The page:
America is different now. America is darker. America also includes working women. It also includes a majority of people who support gay rights. America is like Los Angeles, San Francisco, New York City, Chicago. It is not like Coeur d’Alene, Idaho.

Last night after the election was well over, I sent this tweet:

Republicans, the message is this: America has changed. We are minorities, women, gays, science believers. Adapt or be irrelevant.

The two-party system in this country is essential. Just like this country wouldn’t survive if we moved all the way to Ron Paul’s right, we wouldn’t survive if we moved all the way to MoveOn.org’s left. Ideological battles are necessary and helpful and keep the country on a healthy balance.

But the battles fought by the right-wing media the last four years was not a healthy one. It was a battle based on extreme ideology and an appeal to the basest of Republican thought. This must change.

Fox News employs the sensible Juan Williams. Maybe it’s time to give him a larger role. Maybe it’s time for them to say goodbye to their fear-mongers. Keep Bill O’Reilly and Sean Hannity and we’ll keep Rachel Maddow, Jon Stewart and Stephen Colbert. They are healthy for political dialogue. But do away with your demagogues: Sarah Palin, Mike Huckabee and Karl Rove.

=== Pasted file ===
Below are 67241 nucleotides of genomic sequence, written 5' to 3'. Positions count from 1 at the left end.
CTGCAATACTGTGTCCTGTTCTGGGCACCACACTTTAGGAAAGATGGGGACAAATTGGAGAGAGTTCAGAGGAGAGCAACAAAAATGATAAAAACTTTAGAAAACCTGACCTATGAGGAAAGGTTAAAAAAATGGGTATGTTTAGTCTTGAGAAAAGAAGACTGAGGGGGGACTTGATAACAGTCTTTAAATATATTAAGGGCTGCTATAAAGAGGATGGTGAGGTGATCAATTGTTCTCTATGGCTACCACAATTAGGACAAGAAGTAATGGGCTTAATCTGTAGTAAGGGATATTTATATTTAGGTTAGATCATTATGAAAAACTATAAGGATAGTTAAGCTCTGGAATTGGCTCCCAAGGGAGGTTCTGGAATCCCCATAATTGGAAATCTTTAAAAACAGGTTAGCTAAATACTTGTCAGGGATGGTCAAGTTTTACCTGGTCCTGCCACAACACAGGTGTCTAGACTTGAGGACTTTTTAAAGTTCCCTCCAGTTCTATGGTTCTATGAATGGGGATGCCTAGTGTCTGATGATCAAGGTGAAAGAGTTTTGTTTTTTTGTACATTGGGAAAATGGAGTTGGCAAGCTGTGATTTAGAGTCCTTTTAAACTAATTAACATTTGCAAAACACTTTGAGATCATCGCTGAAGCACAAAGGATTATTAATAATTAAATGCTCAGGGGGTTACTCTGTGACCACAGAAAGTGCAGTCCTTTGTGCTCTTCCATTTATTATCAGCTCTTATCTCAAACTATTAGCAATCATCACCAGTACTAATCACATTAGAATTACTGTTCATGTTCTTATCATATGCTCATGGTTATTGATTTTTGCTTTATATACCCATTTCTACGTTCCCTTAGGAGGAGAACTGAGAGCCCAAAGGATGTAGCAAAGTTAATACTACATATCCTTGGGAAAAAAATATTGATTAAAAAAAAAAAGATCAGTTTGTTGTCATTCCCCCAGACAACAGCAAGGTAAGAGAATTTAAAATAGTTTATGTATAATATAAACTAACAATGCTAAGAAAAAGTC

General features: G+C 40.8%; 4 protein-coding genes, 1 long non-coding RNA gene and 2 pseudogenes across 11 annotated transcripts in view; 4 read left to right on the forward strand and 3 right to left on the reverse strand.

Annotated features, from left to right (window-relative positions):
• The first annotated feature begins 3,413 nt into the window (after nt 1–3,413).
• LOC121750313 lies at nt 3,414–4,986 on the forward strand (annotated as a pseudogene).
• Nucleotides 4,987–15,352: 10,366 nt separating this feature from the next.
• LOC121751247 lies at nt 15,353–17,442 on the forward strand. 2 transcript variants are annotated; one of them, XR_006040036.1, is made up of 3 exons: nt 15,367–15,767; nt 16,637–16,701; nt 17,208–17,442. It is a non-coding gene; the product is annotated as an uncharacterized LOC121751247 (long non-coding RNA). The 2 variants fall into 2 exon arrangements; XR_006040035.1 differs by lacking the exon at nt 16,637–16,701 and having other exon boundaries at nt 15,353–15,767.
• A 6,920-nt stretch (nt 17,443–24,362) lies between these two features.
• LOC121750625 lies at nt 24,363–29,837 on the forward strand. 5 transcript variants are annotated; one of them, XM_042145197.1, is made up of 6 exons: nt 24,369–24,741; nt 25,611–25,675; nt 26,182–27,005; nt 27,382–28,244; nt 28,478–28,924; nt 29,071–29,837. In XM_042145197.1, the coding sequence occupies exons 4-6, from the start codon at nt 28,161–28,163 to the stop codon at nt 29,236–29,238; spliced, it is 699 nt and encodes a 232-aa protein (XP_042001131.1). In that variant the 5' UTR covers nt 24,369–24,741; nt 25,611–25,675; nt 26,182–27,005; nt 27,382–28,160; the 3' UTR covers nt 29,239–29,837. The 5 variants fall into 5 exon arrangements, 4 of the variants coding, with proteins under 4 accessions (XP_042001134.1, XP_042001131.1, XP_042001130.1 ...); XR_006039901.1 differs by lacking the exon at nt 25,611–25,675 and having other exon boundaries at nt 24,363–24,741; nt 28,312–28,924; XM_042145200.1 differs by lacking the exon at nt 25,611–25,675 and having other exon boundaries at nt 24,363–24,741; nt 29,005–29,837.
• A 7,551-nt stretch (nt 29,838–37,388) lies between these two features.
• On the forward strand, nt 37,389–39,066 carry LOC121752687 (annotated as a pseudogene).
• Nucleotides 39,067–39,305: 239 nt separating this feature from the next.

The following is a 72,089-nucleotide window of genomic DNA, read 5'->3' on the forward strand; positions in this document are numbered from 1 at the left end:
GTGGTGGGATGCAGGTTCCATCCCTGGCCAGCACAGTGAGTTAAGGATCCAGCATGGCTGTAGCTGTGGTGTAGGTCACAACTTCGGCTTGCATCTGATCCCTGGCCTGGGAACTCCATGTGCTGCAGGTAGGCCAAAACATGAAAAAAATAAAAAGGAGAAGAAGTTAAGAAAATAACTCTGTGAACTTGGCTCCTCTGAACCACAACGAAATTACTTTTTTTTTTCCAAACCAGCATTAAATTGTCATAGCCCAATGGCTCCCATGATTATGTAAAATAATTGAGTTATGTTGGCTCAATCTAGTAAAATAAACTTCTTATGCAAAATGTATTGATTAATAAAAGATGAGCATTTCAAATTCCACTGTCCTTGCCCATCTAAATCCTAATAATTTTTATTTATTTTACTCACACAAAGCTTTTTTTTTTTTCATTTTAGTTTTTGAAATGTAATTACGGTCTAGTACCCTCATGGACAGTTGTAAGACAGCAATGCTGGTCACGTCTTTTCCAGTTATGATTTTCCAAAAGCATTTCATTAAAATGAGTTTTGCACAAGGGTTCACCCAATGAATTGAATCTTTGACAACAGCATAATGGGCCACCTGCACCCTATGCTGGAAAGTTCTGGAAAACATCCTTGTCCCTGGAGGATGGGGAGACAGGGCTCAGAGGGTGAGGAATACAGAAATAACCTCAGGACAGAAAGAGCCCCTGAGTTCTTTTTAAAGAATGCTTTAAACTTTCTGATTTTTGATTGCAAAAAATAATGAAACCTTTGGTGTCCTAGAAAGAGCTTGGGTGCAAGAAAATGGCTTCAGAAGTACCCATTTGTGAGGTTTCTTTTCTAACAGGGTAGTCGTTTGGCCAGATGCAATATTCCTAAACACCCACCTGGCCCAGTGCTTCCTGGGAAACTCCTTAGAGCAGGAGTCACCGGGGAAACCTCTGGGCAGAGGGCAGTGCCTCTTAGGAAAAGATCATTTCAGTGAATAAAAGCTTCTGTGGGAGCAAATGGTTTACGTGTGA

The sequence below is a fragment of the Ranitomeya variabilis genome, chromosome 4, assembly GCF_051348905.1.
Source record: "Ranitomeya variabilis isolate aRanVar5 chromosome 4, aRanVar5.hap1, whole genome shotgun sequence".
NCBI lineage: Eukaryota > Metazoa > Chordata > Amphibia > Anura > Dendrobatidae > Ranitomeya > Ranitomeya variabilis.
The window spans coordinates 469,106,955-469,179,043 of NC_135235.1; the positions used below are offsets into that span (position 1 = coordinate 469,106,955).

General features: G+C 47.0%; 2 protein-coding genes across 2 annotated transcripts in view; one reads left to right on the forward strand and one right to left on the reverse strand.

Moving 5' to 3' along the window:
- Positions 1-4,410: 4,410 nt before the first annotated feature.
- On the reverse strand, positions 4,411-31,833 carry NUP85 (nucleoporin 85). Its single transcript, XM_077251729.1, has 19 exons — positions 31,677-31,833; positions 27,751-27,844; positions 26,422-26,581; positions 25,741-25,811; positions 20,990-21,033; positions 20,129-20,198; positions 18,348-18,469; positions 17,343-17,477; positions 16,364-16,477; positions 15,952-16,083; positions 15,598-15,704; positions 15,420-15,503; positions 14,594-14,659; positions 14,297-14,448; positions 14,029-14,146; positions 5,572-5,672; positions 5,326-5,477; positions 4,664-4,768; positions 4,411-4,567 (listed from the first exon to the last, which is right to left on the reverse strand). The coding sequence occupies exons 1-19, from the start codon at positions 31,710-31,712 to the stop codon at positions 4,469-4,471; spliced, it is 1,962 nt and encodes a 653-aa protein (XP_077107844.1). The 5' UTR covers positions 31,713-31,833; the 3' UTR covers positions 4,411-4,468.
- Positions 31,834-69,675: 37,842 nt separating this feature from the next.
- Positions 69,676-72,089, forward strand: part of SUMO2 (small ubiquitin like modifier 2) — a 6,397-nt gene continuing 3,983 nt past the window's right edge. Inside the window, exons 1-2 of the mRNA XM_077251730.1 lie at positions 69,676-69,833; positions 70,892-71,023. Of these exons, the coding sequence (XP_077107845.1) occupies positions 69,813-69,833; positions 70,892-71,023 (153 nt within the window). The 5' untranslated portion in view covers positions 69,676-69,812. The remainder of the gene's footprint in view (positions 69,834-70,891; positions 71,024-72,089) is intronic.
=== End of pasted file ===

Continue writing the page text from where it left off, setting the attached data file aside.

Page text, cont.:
Join us, right wing. Join the fact-based world. Join the Americans who re-elected Obama. We need you. Your viewers and readers need you.

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Regarding enthusiasm for Obama and the Pew poll

A new Pew Research Center poll came out today showing Mitt Romney holding a 4-point national lead among likely voters over President Obama. The key term here is “likely voters.” Among registered voters, Obama and Romney are tied at 46 percent. The difference, according to Pew, is that Romney voters are 15 percent more enthusiastic about the campaign.

This idea that Romney supporters are more enthused than Obama supporters definitely makes sense.

Sure, Obama has probably accomplished more in his 45 months as president than most first-term presidents ever have. And, in a decade, historians will look back and write about how his actions when taking over the White House saved the country from falling into a second Great Depression.

But I do find it hard to be enthusiastic about three and a half years of Obama having to fight and scrap his way for any progress on anything, regardless of how big or small the action.

Not even a basic jobs bill meant to repair the country’s roads and provide extended unemployment benefits without adding to the deficit — the type of bill that used to pass regardless of who was in the White House and regardless of which party dominated on Capitol Hill — could be brought up for a vote in the House and the Democrats couldn’t break a filibuster in the Senate (50 votes were not enough).

(Speaking of filibusters, the Republicans have filibustered more bills and Obama appointees in the last 21 months than a Senate has in the history of the country.)

It is a jobs bill that could “raise GDP by 1.5 percent before any multiplier effect.”